THERE IS NO question in the mind of any reflective person but that the future safety of humankind, and the planet it occupies, depends upon education. So does the welfare and well being of individual members of humankind, each in his or her own life, but obviously it depends on the "right kind" of education--and what exactly is that? From the different experiments in educational methods and subject matter of the two-and-one-half millennia since classical antiquity, one can infer an answer. Putting that answer into practice has proved to be difficult, because of two major barriers, one cultural and the other economic but, where it has been applied, it has promised and sometimes achieved, success.
Before outlining what education should be, and explaining the barriers that lie in the way of its proper realization, it is useful to note the scale of the problem that faces the world in terms of educational deficit.
According to the United Nations Educational, Scientific, and Cultural Organization's Institute for Statistics, nearly one in five of the world population is illiterate, and two-thirds of them are women. More than 120,000,000 of the world's youth are illiterate, with girls again constituting two-thirds of the number. At last count, there were 65,000,000 children not in school at all. Literacy rates indeed are rising, fastest for youths under the age of 24 and fastest still among females in that age group. In Arab states, the male literacy rate is 85%; the female rate, 65%. In south and west Asia, the male rate is 74%; the female rate, 52%. In Sub-Saharan Africa, the male rate is 68%; the female rate, 50%.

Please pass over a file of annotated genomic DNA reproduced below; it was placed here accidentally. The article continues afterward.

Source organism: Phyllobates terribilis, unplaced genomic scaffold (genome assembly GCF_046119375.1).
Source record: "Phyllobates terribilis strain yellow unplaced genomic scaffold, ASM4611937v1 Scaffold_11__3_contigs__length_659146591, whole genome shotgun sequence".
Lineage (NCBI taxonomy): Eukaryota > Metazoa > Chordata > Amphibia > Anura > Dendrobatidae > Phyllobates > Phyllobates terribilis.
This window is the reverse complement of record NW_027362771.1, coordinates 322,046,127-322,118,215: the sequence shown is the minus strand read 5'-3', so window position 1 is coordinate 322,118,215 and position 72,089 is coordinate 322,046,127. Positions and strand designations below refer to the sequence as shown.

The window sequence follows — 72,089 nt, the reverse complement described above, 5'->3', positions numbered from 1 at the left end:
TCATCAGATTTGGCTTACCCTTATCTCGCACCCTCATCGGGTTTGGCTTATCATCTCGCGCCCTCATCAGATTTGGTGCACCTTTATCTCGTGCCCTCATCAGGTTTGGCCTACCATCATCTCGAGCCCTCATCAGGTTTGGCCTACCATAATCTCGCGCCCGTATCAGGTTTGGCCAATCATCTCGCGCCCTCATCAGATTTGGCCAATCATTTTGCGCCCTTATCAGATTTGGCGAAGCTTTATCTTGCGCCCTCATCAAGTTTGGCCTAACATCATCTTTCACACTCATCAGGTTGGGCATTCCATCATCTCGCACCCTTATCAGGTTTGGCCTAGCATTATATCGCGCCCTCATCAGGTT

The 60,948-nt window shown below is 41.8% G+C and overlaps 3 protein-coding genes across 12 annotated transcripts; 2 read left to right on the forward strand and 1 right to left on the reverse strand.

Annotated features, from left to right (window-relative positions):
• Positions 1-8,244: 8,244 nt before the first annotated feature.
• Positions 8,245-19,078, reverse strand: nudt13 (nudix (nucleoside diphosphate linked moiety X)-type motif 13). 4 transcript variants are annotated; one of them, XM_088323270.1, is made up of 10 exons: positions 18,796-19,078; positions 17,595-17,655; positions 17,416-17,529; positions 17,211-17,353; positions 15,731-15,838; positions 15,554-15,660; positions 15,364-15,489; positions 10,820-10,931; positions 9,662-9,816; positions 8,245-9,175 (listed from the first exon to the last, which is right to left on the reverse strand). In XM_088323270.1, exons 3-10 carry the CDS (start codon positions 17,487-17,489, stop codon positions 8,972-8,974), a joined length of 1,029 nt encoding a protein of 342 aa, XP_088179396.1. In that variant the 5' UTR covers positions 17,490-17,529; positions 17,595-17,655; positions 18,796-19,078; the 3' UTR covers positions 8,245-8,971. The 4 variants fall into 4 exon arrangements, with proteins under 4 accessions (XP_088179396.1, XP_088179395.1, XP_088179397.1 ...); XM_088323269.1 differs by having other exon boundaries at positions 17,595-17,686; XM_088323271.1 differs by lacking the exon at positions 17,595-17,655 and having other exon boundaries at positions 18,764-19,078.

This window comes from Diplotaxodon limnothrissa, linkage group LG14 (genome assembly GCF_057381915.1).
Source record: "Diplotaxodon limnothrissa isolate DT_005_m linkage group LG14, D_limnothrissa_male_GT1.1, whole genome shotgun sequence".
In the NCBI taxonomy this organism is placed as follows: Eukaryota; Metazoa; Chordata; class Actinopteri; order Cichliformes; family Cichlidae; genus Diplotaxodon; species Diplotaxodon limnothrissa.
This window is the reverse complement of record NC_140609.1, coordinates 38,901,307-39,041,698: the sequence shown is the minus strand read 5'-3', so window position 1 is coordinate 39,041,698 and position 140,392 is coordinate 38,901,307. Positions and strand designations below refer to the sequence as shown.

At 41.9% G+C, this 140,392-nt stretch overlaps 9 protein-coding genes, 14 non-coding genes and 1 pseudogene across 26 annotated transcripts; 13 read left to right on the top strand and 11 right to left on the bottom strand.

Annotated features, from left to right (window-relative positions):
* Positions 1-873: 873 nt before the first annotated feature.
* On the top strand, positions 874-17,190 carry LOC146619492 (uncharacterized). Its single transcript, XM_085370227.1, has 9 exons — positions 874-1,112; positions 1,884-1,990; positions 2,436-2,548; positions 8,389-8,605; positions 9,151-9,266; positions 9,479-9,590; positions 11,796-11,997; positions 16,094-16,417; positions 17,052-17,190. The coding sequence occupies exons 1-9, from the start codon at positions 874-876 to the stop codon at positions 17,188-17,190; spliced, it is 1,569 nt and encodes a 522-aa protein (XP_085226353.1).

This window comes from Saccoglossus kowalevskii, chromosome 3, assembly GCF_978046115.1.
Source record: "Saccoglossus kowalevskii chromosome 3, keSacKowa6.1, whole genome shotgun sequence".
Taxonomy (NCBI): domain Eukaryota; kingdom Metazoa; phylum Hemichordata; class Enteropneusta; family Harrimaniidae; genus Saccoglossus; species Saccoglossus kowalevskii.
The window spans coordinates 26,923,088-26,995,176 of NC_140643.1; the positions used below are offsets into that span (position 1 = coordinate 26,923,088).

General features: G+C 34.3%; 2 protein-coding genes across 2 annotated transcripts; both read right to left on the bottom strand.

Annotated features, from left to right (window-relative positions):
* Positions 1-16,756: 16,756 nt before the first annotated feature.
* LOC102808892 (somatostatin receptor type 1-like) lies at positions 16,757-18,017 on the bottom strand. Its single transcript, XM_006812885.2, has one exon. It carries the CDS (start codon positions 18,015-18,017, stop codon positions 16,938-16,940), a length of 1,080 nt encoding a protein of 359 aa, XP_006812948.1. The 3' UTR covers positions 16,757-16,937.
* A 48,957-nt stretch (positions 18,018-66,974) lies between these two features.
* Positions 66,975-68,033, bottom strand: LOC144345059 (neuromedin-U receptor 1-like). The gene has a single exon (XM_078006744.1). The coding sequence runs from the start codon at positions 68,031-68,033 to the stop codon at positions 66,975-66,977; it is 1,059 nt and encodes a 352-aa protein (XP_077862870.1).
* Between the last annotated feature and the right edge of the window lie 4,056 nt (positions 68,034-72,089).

Note the figures for female illiteracy: half of the girls and women in these regions are illiterate. The impact on their lives and the lives of their children has been well reported by the UN and other agencies, which note that, if girls and women have at least the elementary capacity to read, write, and add and subtract, their lives are transformed; they have fewer and healthier children, as well as some control over their own affairs instead of being the property of fathers and husbands--but think, too, of their access to newspapers and books, their ability to read to their children, the enhancement therefore of their own and their children's lives.
It is of the first importance to note that measures of literacy are not measures of educational attainment or even provision. Literacy is a necessary condition for education, but it is not a necessary condition for many kinds of training in practical and economically productive skills. Neither is it a precondition for wisdom, which no doubt many illiterate people possess in greater abundance than those stupefied by an overload of nothing but book learning and theory. It...